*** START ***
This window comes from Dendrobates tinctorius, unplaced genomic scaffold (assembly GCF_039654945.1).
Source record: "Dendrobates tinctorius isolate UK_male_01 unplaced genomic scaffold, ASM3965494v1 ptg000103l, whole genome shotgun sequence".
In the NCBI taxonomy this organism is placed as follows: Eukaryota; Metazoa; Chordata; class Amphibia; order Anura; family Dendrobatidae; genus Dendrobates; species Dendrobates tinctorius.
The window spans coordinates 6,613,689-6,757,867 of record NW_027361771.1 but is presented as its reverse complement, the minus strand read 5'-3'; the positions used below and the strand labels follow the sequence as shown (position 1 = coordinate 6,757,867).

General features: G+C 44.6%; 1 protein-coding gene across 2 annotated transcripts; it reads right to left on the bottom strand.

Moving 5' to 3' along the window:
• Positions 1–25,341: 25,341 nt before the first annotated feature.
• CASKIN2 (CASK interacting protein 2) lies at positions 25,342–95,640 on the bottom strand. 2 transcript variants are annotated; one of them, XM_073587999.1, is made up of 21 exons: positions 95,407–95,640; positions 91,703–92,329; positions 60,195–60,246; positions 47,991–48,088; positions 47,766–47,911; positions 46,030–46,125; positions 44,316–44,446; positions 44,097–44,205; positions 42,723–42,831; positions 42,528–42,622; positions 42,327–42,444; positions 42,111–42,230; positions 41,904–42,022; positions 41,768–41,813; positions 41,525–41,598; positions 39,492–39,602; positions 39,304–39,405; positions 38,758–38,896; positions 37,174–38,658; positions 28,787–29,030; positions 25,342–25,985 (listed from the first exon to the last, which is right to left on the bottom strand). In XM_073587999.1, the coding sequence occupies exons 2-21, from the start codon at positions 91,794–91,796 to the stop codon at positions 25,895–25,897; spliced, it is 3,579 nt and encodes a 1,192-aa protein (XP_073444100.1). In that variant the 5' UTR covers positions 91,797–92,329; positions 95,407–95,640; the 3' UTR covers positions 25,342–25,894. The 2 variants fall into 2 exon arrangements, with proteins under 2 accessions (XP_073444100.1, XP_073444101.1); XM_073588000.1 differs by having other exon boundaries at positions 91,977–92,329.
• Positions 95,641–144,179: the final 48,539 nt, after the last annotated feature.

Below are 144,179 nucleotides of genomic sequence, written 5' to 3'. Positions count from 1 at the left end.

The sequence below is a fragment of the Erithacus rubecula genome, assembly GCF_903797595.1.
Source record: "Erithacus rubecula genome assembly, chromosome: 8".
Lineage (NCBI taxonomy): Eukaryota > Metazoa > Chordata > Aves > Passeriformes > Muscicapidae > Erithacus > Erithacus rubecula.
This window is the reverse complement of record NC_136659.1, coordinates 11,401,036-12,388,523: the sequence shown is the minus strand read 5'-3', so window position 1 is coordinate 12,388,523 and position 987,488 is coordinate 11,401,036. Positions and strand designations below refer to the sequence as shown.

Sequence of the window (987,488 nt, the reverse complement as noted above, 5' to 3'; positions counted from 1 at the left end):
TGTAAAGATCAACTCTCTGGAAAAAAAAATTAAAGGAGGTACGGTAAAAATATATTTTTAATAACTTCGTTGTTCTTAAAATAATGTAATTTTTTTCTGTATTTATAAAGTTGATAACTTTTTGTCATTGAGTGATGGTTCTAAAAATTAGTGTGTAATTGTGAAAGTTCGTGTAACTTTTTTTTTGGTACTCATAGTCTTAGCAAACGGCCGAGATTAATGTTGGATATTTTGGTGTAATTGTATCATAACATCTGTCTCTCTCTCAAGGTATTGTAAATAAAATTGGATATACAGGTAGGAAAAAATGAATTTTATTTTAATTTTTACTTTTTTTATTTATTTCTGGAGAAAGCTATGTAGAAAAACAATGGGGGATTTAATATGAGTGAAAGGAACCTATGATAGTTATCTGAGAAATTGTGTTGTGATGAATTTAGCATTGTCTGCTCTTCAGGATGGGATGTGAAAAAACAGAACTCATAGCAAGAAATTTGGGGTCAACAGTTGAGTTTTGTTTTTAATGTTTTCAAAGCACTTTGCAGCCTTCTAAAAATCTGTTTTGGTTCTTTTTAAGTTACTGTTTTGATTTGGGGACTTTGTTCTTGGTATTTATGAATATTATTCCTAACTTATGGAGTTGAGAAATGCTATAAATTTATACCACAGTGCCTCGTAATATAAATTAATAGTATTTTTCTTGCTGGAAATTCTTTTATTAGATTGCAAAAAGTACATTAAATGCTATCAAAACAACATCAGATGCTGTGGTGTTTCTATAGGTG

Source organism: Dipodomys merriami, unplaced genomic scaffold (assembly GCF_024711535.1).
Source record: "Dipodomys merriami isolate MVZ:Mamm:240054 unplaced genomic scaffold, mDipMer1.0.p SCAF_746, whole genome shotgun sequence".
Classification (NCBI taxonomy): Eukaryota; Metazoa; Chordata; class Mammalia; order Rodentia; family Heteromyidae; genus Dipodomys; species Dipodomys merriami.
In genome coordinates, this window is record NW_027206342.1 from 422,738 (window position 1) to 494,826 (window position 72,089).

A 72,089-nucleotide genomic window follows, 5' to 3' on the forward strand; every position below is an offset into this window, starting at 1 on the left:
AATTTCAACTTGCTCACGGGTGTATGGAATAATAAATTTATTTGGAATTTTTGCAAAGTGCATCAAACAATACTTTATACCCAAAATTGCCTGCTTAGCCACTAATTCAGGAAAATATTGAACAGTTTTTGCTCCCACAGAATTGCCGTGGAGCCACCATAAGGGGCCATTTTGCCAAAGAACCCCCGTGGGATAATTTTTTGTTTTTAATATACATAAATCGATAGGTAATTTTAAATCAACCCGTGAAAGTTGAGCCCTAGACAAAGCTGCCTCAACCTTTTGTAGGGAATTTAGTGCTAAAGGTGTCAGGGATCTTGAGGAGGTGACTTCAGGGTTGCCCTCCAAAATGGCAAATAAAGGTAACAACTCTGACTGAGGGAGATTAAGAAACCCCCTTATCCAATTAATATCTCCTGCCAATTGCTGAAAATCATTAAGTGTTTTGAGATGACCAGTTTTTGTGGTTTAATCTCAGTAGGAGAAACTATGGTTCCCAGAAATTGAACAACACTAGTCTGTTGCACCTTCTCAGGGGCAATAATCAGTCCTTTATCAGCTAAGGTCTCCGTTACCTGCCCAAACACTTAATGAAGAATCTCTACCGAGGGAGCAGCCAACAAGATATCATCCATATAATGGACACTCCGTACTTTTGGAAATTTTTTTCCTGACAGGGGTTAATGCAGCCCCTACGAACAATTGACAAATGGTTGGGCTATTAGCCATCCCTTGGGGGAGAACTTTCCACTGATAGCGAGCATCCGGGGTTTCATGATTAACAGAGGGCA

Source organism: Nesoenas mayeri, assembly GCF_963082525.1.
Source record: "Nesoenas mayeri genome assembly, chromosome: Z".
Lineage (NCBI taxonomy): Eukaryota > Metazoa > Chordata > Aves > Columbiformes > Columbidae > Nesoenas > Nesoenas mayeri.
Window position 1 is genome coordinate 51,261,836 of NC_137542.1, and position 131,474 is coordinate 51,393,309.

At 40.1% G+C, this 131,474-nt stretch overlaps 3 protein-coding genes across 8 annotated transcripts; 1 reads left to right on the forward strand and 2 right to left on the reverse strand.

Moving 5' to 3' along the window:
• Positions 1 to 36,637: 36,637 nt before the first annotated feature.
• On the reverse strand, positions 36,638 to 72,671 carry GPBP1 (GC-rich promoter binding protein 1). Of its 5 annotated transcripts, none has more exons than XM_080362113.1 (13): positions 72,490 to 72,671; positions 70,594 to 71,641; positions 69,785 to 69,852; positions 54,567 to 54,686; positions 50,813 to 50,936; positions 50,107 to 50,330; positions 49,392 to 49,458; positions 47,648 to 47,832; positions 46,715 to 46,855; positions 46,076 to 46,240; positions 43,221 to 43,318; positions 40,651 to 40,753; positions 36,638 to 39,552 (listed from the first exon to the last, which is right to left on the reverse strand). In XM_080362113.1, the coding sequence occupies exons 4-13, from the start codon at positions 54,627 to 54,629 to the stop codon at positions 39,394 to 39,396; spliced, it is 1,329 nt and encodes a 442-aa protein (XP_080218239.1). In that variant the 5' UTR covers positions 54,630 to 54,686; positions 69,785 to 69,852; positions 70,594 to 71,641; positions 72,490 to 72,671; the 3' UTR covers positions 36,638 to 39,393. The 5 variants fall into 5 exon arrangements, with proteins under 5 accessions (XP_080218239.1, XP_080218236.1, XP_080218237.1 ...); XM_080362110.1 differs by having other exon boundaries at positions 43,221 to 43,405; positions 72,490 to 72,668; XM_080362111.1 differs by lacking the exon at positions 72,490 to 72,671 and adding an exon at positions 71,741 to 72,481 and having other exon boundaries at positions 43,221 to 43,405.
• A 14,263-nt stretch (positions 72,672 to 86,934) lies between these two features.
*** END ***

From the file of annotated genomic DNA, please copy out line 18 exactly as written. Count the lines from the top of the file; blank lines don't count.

Source record: "Dipodomys merriami isolate MVZ:Mamm:240054 unplaced genomic scaffold, mDipMer1.0.p SCAF_746, whole genome shotgun sequence".